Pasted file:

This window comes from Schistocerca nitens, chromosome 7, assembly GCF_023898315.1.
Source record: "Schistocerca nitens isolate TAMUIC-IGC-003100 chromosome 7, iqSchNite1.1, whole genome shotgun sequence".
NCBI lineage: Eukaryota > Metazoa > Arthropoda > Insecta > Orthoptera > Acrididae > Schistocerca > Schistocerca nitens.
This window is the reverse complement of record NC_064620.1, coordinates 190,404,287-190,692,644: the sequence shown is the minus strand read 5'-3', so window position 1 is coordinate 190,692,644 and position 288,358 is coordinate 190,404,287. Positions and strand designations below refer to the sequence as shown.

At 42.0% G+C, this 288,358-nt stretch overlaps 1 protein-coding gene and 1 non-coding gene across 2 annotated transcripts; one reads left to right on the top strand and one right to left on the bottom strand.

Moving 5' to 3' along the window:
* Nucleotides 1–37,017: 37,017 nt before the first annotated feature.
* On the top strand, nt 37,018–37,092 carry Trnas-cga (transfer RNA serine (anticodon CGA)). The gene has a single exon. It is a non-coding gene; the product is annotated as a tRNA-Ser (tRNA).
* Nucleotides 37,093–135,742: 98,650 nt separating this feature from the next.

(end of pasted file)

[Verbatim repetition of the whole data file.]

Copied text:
This window comes from Schistocerca nitens, chromosome 7, assembly GCF_023898315.1.
Source record: "Schistocerca nitens isolate TAMUIC-IGC-003100 chromosome 7, iqSchNite1.1, whole genome shotgun sequence".
NCBI lineage: Eukaryota > Metazoa > Arthropoda > Insecta > Orthoptera > Acrididae > Schistocerca > Schistocerca nitens.
This window is the reverse complement of record NC_064620.1, coordinates 190,404,287-190,692,644: the sequence shown is the minus strand read 5'-3', so window position 1 is coordinate 190,692,644 and position 288,358 is coordinate 190,404,287. Positions and strand designations below refer to the sequence as shown.

At 42.0% G+C, this 288,358-nt stretch overlaps 1 protein-coding gene and 1 non-coding gene across 2 annotated transcripts; one reads left to right on the top strand and one right to left on the bottom strand.

Moving 5' to 3' along the window:
* Nucleotides 1–37,017: 37,017 nt before the first annotated feature.
* On the top strand, nt 37,018–37,092 carry Trnas-cga (transfer RNA serine (anticodon CGA)). The gene has a single exon. It is a non-coding gene; the product is annotated as a tRNA-Ser (tRNA).
* Nucleotides 37,093–135,742: 98,650 nt separating this feature from the next.